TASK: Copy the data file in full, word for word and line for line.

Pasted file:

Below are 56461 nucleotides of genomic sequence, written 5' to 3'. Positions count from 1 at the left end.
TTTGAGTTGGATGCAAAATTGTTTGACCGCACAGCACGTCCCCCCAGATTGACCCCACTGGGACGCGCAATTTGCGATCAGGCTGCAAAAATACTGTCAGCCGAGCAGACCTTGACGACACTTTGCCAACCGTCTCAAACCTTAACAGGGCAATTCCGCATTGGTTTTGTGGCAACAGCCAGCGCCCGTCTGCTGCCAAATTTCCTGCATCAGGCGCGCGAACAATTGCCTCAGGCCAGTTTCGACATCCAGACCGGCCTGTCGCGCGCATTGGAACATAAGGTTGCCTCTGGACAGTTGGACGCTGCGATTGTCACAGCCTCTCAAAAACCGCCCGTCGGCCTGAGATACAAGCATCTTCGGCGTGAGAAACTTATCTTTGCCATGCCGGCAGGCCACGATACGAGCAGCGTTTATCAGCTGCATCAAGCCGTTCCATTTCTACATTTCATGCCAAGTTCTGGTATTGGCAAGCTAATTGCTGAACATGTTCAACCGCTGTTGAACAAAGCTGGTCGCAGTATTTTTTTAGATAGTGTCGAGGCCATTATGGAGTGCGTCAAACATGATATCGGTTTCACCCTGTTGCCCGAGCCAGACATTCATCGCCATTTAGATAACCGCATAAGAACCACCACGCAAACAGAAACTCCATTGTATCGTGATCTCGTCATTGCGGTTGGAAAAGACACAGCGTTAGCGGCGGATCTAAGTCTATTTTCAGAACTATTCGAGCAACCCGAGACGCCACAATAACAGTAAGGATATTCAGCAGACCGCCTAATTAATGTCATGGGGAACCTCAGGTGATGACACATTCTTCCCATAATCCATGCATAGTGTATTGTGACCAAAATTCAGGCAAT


Below are 56461 nucleotides of genomic sequence, written 5' to 3'. Positions count from 1 at the left end.
TTTGAGTTGGATGCAAAATTGTTTGACCGCACAGCACGTCCCCCCAGATTGACCCCACTGGGACGCGCAATTTGCGATCAGGCTGCAAAAATACTGTCAGCCGAGCAGACCTTGACGACACTTTGCCAACCGTCTCAAACCTTAACAGGGCAATTCCGCATTGGTTTTGTGGCAACAGCCAGCGCCCGTCTGCTGCCAAATTTCCTGCATCAGGCGCGCGAACAATTGCCTCAGGCCAGTTTCGACATCCAGACCGGCCTGTCGCGCGCATTGGAACATAAGGTTGCCTCTGGACAGTTGGACGCTGCGATTGTCACAGCCTCTCAAAAACCGCCCGTCGGCCTGAGATACAAGCATCTTCGGCGTGAGAAACTTATCTTTGCCATGCCGGCAGGCCACGATACGAGCAGCGTTTATCAGCTGCATCAAGCCGTTCCATTTCTACATTTCATGCCAAGTTCTGGTATTGGCAAGCTAATTGCTGAACATGTTCAACCGCTGTTGAACAAAGCTGGTCGCAGTATTTTTTTAGATAGTGTCGAGGCCATTATGGAGTGCGTCAAACATGATATCGGTTTCACCCTGTTGCCCGAGCCAGACATTCATCGCCATTTAGATAACCGCATAAGAACCACCACGCAAACAGAAACTCCATTGTATCGTGATCTCGTCATTGCGGTTGGAAAAGACACAGCGTTAGCGGCGGATCTAAGTCTATTTTCAGAACTATTCGAGCAACCCGAGACGCCACAATAACAGTAAGGATATTCAGCAGACCGCCTAATTAATGTCATGGGGAACCTCAGGTGATGACACATTCTTCCCATAATCCATGCATAGTGTATTGTGACCAAAATTCAGGCAAT